The Village Collection by Salvatori: An interview with Vincent Van Duysen
We talk with Vincent Van Duysen about The Village
We have long thought of design as something that goes far beyond mere aesthetics. When we create a product, we see it also as a medium for communicating a message that is then transmitted to whoever uses, touches, experiences or looks at it.
This was the approach behind The Village, an initiative that is designed to represent the world we inhabit and how it shapes us.
Inspired by the events of 2020, The Village recounts the changes we lived through, expressed through the element that became such a focus of our lives during the long, uncertain months of lockdown. That element was, of course, our home, the place that represented a haven and a constant amid the upheaval all around us.
To pay homage to the idea of this faithful companion that became almost an extension of who we are, we decided to ask a few friends to help us do it justice. We invited architects and designers from around the world to interpret their idea of home, drawing on their own experiences and memories.
The result of this incredible creative brainstorming process is a small-scale village of miniature houses that represents the global community we live in together, where we are united, despite our different backgrounds, nationalities and beliefs.
With the contribution of Vincent Van Duysen, with whom we have worked for a number of years now, The Village is complete. We talk to the great Belgian designer and find out the inspiration behind his sculptures for this particular project and also his ideas on design in general.
Discover Vincent Van Duysen’s contribution to The Village in this exclusive interview
How do you see design within the context of natural stone?
I love to work with layers and contrast to achieve a sort of warm sensuality. I am not into minimalist, sober interiors. I want soul. So, to me, design applied to natural stone means exploiting its texture, its warmth, its imperfections and depth, then elevating these through great ideas and craftsmanship.
Speaking about The Village, in your view, how is design linked to our special places, those places we hold dear to our hearts?
Home is the antidote to the current yet surreal status quo and it’s where you can surround yourself with inspiration, from individuals, from art, from beauty. At my house, in the heart of Antwerp, it’s hard to believe that I’m living in a city. I have an inner courtyard, a wonderful internal garden, a body of water: all the essential elements of nature are there. As a result, I’ve become something of a hermit in my own house. I rarely venture outside, apart from a brisk walk with the dogs.
What principles guided you in designing your sculptures for The Village?
My mini houses were born out of my appreciation of Casa M, my house in Portugal. They represent an abstraction of that project which I consider like a sanctuary, a temple where I feel at ease and one with nature. And, in fact, the stone I chose is very close to the material used to build Casa M.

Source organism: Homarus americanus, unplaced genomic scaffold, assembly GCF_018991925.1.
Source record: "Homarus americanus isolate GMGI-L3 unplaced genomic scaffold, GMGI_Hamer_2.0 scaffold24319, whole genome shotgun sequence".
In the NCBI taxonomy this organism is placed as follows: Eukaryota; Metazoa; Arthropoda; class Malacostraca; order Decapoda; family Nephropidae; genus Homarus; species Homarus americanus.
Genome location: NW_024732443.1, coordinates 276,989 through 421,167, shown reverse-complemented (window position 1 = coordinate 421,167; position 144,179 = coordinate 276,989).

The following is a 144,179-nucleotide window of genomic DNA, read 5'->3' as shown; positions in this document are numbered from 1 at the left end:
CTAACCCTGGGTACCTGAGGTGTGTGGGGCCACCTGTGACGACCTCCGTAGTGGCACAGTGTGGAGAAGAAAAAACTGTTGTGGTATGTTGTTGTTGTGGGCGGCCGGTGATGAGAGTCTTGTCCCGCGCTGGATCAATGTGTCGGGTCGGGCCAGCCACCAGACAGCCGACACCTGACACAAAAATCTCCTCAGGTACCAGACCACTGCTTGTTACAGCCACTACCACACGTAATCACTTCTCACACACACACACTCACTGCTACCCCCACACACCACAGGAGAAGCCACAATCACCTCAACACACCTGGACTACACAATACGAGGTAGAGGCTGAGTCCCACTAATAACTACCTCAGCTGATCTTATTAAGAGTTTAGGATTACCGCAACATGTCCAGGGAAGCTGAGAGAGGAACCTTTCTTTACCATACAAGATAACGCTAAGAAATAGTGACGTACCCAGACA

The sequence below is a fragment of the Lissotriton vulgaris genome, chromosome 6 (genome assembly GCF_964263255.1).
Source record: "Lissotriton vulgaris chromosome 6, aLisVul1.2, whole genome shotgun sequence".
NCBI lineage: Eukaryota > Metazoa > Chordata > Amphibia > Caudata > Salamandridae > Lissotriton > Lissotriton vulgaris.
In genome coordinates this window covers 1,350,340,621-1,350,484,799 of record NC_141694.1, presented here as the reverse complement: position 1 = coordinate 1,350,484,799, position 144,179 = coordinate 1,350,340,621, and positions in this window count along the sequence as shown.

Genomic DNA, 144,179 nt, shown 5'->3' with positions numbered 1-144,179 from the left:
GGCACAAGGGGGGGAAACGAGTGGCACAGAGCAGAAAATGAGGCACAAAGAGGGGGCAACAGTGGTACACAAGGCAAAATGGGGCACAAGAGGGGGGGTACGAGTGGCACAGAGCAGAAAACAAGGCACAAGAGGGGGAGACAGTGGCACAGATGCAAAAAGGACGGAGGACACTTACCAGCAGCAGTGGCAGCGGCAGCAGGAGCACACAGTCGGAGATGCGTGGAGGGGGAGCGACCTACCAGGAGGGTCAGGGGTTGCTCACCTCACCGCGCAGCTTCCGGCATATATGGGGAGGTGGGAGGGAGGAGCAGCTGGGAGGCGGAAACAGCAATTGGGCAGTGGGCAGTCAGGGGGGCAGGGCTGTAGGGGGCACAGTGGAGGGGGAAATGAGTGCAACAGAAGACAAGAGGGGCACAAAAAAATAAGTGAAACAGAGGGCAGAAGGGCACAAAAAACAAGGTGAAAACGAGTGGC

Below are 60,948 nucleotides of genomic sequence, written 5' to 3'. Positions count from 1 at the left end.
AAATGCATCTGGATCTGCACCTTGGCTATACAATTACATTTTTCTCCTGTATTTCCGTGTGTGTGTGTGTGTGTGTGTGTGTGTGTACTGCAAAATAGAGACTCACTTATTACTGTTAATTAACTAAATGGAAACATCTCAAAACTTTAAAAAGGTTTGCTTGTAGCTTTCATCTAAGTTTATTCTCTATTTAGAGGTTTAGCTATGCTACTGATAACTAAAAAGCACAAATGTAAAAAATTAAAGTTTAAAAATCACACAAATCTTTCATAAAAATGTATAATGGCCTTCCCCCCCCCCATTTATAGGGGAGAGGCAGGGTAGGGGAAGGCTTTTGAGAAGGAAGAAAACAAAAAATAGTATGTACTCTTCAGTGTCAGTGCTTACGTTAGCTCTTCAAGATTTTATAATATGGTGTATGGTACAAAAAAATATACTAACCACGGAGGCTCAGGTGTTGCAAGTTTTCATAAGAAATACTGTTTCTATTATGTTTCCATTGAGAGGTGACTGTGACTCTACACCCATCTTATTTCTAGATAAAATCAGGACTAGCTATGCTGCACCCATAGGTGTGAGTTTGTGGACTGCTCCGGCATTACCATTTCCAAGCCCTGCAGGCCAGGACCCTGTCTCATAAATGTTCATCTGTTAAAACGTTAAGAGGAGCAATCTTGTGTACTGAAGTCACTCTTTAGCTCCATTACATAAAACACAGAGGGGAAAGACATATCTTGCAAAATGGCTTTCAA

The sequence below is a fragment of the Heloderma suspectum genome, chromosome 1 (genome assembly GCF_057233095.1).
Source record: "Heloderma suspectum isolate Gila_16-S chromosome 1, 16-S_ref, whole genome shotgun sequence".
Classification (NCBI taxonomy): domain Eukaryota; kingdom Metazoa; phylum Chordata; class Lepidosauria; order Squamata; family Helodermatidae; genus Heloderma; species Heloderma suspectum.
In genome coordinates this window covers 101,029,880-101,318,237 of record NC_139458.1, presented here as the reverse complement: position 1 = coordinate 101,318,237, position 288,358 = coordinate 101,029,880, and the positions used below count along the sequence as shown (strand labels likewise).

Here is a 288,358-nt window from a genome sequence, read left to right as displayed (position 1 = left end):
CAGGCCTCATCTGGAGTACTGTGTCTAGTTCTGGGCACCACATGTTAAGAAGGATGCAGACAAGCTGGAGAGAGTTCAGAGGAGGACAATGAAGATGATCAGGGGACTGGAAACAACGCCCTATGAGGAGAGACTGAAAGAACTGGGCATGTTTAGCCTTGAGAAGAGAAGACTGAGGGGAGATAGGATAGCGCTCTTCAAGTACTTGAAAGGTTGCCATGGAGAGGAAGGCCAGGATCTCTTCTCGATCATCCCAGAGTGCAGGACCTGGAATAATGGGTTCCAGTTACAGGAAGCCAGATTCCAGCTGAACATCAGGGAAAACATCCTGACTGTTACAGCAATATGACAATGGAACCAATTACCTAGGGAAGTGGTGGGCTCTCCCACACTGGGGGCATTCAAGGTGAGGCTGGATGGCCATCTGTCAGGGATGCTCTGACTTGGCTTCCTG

How important is functionality for you when it comes to design?
Functionality together with durability and comfort are the prime components of my work. My approach covers all aspects of design – with respect to context and tradition – within which the senses and physical experience of the space, materials, and light place the user at its core. My approach to design is human-centric and organic, with the human being at the centre of it.
How do you see the role and contribution of sustainability in the future of design?
I believe design is becoming more and more what it should be – focused on and paying more attention to sustainability, craftsmanship, using quality materials that are pleasing to the eye. And, in fact, overall quality in general. I think in future we will see less of the typical ‘signature design’ with a very recognisable strong statement of the designer.
Design is getting – on one side – smarter, more user-orientated, production-optimised and flexible (also in the sense that the design language is flexible enough to be used in different contexts, for different purposes). On the other side, you are seeing more and more small labels or brands creating beautifully handmade, crafted objects where the high-quality materials, textures and details are clearly more important than the personal statement of the designer.
How did you find the experience of working with Salvatori?
The entire team at Salvatori is very accessible. They totally understand what we want, also because we share common values such as craftsmanship and a sense of heritage.
The Village collection of home accessories is, at least for now, complete and we have a fascinatingly eclectic community of miniature sculptures that reflect the essence of the world that surrounds us. This is a project that we hold particularly dear to our hearts and is the natural evolution of our mission to create design that touches our world in a 360-degree sense.